This article was last updated on May 26
Well the time is here now to get an update on our national funds and the picture isn’t pretty. All the federal bailouts, treasury cash injections and foreign infusion of funds into our institutions/stocks has meant that America’s national debt passed $25,000,000,000,000 this week. To put this in perspective, the recent CARES act to bailout the economy from the Coronavirus induced rescission is only 7% of the foretasted national debt, small change by comparison. Unfortunately longer term the national debt is set to go even higher; thanks to funding needs for the ongoing government intervention and regulatory activities. This means $25 trillion will be old news by the end of the year, with $30 trillion (or $850,000 per household) in range by the end of next year if we keep up the current pace of spending. Fully funded social security and universal health care are fast becoming pipe dreams.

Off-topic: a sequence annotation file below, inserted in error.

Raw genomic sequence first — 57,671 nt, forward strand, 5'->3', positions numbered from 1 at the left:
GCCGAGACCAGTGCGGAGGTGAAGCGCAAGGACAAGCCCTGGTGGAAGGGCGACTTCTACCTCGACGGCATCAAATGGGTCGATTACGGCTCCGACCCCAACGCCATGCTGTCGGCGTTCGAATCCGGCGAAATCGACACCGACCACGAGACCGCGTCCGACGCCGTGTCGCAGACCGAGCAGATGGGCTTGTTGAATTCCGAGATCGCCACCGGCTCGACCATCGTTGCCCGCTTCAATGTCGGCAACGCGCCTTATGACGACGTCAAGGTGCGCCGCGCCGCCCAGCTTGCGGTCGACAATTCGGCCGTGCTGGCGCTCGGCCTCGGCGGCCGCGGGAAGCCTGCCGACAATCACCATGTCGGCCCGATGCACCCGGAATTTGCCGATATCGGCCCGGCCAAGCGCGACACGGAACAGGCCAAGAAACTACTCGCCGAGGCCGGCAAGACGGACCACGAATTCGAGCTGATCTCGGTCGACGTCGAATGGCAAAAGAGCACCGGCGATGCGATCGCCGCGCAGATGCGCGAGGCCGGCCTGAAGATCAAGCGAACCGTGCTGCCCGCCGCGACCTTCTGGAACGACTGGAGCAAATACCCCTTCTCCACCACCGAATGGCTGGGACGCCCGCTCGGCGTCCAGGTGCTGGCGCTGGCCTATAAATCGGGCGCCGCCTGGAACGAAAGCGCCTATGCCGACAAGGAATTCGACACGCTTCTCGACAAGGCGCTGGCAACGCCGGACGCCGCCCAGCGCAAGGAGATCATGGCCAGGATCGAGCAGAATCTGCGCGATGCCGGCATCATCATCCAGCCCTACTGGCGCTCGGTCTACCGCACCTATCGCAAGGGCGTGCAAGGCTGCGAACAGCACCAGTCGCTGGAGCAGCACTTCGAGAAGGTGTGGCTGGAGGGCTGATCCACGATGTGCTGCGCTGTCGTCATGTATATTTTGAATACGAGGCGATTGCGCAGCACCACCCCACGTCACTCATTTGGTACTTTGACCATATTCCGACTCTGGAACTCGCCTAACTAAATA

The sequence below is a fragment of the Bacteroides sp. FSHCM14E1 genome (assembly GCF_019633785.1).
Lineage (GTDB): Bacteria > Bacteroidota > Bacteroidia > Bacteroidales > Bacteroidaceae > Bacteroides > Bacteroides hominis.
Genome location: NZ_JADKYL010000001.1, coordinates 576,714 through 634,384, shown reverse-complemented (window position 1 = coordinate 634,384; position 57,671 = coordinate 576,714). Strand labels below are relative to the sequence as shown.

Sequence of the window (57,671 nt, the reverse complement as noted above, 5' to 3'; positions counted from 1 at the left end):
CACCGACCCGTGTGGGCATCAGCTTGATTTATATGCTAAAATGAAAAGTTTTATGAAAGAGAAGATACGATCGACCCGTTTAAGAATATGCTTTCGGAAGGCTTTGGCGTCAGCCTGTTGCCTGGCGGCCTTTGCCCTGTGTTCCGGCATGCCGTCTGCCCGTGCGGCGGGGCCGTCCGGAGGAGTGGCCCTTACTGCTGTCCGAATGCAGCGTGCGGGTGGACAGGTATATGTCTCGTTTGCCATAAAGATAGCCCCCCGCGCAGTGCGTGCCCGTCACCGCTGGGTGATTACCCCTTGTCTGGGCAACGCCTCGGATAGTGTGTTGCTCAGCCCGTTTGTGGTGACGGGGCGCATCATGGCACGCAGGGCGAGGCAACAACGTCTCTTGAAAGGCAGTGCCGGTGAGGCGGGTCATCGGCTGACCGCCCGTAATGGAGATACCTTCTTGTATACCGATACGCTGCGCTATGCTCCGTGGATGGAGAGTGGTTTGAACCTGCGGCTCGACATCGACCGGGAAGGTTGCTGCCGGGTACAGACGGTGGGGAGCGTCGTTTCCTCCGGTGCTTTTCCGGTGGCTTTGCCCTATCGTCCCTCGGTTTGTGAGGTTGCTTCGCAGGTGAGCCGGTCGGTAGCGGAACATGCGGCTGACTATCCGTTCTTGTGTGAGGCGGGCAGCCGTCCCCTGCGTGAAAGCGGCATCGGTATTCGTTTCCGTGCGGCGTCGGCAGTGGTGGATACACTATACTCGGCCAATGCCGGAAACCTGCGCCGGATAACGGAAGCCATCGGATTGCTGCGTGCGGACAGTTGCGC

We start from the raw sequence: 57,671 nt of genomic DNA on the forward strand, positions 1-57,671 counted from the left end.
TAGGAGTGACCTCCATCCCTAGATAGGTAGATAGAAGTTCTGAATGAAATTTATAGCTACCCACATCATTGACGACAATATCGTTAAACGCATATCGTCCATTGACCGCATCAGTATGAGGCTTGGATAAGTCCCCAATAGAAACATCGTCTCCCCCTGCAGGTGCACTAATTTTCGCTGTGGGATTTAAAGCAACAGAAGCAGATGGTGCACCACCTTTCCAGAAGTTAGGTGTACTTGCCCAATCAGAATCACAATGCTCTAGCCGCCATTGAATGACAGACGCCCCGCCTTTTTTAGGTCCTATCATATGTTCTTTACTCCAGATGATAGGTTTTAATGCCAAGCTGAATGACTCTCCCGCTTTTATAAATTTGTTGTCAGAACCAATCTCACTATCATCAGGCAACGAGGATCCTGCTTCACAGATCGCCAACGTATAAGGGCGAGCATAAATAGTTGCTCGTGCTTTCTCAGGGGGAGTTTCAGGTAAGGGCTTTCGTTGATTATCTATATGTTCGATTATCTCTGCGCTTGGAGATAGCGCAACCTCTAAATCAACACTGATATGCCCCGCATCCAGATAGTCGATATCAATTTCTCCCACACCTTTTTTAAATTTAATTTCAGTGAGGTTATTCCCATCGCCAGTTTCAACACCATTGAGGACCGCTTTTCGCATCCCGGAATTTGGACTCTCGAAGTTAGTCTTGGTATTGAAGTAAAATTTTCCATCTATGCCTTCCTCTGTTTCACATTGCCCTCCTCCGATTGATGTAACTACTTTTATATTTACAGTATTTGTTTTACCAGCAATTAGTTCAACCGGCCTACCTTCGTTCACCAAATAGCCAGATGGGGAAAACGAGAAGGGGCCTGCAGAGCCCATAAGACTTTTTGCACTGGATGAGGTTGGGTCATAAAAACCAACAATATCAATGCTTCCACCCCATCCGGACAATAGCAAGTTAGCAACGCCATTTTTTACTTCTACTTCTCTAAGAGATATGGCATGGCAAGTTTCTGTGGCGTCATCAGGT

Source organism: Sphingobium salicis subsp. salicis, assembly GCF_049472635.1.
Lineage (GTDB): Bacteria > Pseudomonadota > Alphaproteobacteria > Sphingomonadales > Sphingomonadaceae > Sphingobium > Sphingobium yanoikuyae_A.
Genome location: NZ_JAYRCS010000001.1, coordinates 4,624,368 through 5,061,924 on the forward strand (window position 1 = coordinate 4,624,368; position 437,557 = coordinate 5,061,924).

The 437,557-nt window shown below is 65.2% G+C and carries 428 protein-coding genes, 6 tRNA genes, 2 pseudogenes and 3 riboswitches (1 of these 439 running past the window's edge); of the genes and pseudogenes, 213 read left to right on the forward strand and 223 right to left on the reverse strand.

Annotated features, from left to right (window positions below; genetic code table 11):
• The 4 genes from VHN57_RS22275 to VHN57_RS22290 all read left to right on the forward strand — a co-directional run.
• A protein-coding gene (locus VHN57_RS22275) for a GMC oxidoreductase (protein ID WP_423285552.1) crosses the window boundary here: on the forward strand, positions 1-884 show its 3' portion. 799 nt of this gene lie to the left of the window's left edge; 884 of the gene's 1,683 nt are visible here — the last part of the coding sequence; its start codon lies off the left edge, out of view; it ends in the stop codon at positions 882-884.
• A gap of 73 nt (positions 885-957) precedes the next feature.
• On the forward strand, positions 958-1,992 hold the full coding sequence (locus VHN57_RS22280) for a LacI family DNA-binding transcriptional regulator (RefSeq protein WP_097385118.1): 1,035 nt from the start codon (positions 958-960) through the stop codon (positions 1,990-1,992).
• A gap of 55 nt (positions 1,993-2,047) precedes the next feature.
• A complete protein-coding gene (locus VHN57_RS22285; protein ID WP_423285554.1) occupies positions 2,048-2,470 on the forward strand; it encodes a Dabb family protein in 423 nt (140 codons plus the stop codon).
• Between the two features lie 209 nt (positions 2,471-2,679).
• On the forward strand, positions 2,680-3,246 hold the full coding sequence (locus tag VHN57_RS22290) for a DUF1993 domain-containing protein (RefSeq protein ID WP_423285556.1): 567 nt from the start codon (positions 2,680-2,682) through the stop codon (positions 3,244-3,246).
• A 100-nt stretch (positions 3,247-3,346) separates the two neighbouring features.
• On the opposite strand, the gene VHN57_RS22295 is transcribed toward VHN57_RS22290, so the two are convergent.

The US dollar, despite the picture, is still holding up well thanks to the perception that we are moving towards a recovery while the rest of the world is just entering the nadir of a global recession. However, once the global economy recovers the US dollar will not fare nearly as well and should fall sharply in lockstep with the rising national debt. Our future generations will have a heavy burden on them indeed.